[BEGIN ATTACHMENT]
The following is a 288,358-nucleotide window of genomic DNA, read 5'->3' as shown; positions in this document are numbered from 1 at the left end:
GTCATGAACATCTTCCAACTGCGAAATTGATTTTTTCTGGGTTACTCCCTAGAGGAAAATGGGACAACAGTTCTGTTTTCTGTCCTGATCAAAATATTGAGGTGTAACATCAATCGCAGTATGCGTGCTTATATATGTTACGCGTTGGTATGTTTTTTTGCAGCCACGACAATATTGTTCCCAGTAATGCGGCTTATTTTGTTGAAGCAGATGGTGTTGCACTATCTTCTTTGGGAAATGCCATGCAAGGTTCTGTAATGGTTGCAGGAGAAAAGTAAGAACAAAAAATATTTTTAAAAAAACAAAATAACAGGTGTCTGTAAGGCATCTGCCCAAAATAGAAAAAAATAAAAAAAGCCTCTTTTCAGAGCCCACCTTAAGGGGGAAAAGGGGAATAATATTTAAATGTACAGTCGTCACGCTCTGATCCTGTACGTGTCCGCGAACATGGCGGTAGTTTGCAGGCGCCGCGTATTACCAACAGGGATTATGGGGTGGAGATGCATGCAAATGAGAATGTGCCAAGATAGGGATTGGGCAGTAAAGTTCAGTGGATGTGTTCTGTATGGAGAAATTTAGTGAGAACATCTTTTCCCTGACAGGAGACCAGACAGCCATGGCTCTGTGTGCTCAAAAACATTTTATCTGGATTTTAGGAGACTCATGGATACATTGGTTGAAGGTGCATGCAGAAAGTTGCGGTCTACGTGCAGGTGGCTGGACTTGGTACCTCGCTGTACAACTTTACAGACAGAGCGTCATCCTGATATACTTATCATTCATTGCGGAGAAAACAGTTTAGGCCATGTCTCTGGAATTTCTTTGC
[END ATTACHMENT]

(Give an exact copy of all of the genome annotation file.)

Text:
The following is a 288,358-nucleotide window of genomic DNA, read 5'->3' as shown; positions in this document are numbered from 1 at the left end:
GTCATGAACATCTTCCAACTGCGAAATTGATTTTTTCTGGGTTACTCCCTAGAGGAAAATGGGACAACAGTTCTGTTTTCTGTCCTGATCAAAATATTGAGGTGTAACATCAATCGCAGTATGCGTGCTTATATATGTTACGCGTTGGTATGTTTTTTTGCAGCCACGACAATATTGTTCCCAGTAATGCGGCTTATTTTGTTGAAGCAGATGGTGTTGCACTATCTTCTTTGGGAAATGCCATGCAAGGTTCTGTAATGGTTGCAGGAGAAAAGTAAGAACAAAAAATATTTTTAAAAAAACAAAATAACAGGTGTCTGTAAGGCATCTGCCCAAAATAGAAAAAAATAAAAAAAGCCTCTTTTCAGAGCCCACCTTAAGGGGGAAAAGGGGAATAATATTTAAATGTACAGTCGTCACGCTCTGATCCTGTACGTGTCCGCGAACATGGCGGTAGTTTGCAGGCGCCGCGTATTACCAACAGGGATTATGGGGTGGAGATGCATGCAAATGAGAATGTGCCAAGATAGGGATTGGGCAGTAAAGTTCAGTGGATGTGTTCTGTATGGAGAAATTTAGTGAGAACATCTTTTCCCTGACAGGAGACCAGACAGCCATGGCTCTGTGTGCTCAAAAACATTTTATCTGGATTTTAGGAGACTCATGGATACATTGGTTGAAGGTGCATGCAGAAAGTTGCGGTCTACGTGCAGGTGGCTGGACTTGGTACCTCGCTGTACAACTTTACAGACAGAGCGTCATCCTGATATACTTATCATTCATTGCGGAGAAAACAGTTTAGGCCATGTCTCTGGAATTTCTTTGC